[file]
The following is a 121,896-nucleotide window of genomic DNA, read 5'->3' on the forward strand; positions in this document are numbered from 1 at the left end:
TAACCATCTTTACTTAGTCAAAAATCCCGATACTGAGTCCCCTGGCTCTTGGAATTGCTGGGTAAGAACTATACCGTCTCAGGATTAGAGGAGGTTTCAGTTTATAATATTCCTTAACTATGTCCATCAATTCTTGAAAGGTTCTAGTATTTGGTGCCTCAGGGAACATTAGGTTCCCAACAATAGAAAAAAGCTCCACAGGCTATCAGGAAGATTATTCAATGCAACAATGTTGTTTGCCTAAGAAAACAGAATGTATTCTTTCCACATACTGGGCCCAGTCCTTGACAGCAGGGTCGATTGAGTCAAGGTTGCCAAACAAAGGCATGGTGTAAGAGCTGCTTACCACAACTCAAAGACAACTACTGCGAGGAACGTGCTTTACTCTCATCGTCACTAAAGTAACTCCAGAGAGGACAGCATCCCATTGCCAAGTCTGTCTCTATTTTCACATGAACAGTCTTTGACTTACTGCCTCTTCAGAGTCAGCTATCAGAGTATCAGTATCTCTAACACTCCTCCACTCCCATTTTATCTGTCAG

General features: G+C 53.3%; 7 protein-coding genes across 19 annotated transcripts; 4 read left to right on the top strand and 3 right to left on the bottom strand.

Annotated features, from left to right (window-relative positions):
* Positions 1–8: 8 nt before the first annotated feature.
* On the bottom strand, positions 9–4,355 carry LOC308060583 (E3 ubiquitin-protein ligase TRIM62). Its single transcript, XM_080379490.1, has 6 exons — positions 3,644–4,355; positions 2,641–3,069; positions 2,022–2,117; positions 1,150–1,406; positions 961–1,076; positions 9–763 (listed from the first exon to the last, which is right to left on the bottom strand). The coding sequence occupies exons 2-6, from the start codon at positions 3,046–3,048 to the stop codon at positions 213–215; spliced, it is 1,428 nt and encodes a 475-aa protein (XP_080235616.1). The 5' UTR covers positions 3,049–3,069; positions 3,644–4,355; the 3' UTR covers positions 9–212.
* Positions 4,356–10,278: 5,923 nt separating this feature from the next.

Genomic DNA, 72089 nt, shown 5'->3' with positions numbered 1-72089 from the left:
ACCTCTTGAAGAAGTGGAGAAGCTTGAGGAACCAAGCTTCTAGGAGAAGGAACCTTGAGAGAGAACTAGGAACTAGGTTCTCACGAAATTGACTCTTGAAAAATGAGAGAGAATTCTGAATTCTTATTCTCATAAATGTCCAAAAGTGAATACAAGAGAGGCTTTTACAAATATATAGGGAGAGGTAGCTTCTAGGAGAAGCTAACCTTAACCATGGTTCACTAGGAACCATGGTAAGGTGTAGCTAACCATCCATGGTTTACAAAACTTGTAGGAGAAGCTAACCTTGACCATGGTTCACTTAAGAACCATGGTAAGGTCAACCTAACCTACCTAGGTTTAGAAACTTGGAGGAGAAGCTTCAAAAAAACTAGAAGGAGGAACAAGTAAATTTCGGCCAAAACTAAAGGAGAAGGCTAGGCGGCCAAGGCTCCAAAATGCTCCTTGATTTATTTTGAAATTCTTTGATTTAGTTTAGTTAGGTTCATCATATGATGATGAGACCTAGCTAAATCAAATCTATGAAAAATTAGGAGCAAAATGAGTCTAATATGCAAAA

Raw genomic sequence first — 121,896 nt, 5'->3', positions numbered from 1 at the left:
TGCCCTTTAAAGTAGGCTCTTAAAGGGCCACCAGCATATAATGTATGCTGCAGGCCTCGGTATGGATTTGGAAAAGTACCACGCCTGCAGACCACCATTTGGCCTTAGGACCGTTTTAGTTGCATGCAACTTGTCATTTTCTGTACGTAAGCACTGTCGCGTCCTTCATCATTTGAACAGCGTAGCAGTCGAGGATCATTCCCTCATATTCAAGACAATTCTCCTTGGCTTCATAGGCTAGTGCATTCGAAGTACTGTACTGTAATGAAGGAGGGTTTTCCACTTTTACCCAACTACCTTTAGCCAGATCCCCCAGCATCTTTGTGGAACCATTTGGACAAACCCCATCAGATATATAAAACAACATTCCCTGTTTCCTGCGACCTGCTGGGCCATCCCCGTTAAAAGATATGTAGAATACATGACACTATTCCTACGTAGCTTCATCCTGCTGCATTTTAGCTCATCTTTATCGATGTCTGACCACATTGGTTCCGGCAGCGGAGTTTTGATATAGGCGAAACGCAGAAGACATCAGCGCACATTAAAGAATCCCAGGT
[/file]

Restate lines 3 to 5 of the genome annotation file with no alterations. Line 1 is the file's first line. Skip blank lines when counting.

General features: G+C 53.3%; 7 protein-coding genes across 19 annotated transcripts; 4 read left to right on the top strand and 3 right to left on the bottom strand.

Annotated features, from left to right (window-relative positions):
* Positions 1–8: 8 nt before the first annotated feature.